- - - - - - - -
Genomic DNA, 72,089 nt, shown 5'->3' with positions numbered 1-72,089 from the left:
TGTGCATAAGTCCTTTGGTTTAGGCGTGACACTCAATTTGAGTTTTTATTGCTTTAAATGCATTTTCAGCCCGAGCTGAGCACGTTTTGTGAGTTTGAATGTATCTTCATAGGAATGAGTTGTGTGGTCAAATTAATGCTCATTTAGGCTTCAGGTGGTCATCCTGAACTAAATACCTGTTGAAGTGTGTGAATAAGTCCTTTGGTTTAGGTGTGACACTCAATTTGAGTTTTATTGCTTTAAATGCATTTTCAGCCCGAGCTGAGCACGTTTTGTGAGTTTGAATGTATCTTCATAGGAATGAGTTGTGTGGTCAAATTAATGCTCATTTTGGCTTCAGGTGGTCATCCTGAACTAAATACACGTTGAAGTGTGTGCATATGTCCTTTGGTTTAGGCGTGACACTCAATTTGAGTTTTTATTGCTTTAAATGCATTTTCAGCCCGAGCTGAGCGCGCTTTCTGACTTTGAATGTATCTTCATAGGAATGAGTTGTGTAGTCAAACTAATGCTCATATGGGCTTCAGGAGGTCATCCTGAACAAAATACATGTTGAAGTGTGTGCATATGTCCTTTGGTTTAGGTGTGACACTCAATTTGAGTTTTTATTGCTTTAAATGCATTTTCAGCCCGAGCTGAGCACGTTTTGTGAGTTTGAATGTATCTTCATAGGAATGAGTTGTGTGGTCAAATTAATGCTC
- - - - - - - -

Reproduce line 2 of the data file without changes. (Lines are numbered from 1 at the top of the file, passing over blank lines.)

TGTGCATAAGTCCTTTGGTTTAGGCGTGACACTCAATTTGAGTTTTTATTGCTTTAAATGCATTTTCAGCCCGAGCTGAGCACGTTTTGTGAGTTTGAATGTATCTTCATAGGAATGAGTTGTGTGGTCAAATTAATGCTCATTTAGGCTTCAGGTGGTCATCCTGAACTAAATACCTGTTGAAGTGTGTGAATAAGTCCTTTGGTTTAGGTGTGACACTCAATTTGAGTTTTATTGCTTTAAATGCATTTTCAGCCCGAGCTGAGCACGTTTTGTGAGTTTGAATGTATCTTCATAGGAATGAGTTGTGTGGTCAAATTAATGCTCATTTTGGCTTCAGGTGGTCATCCTGAACTAAATACACGTTGAAGTGTGTGCATATGTCCTTTGGTTTAGGCGTGACACTCAATTTGAGTTTTTATTGCTTTAAATGCATTTTCAGCCCGAGCTGAGCGCGCTTTCTGACTTTGAATGTATCTTCATAGGAATGAGTTGTGTAGTCAAACTAATGCTCATATGGGCTTCAGGAGGTCATCCTGAACAAAATACATGTTGAAGTGTGTGCATATGTCCTTTGGTTTAGGTGTGACACTCAATTTGAGTTTTTATTGCTTTAAATGCATTTTCAGCCCGAGCTGAGCACGTTTTGTGAGTTTGAATGTATCTTCATAGGAATGAGTTGTGTGGTCAAATTAATGCTC